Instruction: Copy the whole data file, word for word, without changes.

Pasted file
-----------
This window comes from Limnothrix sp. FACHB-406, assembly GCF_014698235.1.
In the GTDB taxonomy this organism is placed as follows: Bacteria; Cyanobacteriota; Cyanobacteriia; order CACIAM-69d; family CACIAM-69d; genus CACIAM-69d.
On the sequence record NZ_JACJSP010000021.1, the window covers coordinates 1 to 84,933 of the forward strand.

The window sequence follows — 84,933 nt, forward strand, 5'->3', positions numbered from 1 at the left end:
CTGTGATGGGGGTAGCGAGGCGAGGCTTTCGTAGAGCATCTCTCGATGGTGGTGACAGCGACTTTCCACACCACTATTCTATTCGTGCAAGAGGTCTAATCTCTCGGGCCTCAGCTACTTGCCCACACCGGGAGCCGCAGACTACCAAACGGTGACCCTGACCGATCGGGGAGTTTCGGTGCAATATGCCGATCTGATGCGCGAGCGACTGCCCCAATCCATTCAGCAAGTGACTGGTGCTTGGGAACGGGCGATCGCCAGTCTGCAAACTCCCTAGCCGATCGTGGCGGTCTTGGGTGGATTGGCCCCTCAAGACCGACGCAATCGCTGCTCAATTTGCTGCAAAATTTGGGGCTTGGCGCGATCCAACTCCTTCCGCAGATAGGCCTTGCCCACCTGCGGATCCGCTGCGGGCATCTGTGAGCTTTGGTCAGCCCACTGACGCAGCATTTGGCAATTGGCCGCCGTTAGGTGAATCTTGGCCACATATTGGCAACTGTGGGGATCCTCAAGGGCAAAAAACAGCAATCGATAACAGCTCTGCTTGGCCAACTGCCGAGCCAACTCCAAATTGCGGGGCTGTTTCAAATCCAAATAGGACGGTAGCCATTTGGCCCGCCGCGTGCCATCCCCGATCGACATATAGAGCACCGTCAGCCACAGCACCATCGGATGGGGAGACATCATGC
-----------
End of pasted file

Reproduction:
This window comes from Limnothrix sp. FACHB-406, assembly GCF_014698235.1.
In the GTDB taxonomy this organism is placed as follows: Bacteria; Cyanobacteriota; Cyanobacteriia; order CACIAM-69d; family CACIAM-69d; genus CACIAM-69d.
On the sequence record NZ_JACJSP010000021.1, the window covers coordinates 1 to 84,933 of the forward strand.

The window sequence follows — 84,933 nt, forward strand, 5'->3', positions numbered from 1 at the left end:
CTGTGATGGGGGTAGCGAGGCGAGGCTTTCGTAGAGCATCTCTCGATGGTGGTGACAGCGACTTTCCACACCACTATTCTATTCGTGCAAGAGGTCTAATCTCTCGGGCCTCAGCTACTTGCCCACACCGGGAGCCGCAGACTACCAAACGGTGACCCTGACCGATCGGGGAGTTTCGGTGCAATATGCCGATCTGATGCGCGAGCGACTGCCCCAATCCATTCAGCAAGTGACTGGTGCTTGGGAACGGGCGATCGCCAGTCTGCAAACTCCCTAGCCGATCGTGGCGGTCTTGGGTGGATTGGCCCCTCAAGACCGACGCAATCGCTGCTCAATTTGCTGCAAAATTTGGGGCTTGGCGCGATCCAACTCCTTCCGCAGATAGGCCTTGCCCACCTGCGGATCCGCTGCGGGCATCTGTGAGCTTTGGTCAGCCCACTGACGCAGCATTTGGCAATTGGCCGCCGTTAGGTGAATCTTGGCCACATATTGGCAACTGTGGGGATCCTCAAGGGCAAAAAACAGCAATCGATAACAGCTCTGCTTGGCCAACTGCCGAGCCAACTCCAAATTGCGGGGCTGTTTCAAATCCAAATAGGACGGTAGCCATTTGGCCCGCCGCGTGCCATCCCCGATCGACATATAGAGCACCGTCAGCCACAGCACCATCGGATGGGGAGACATCATGC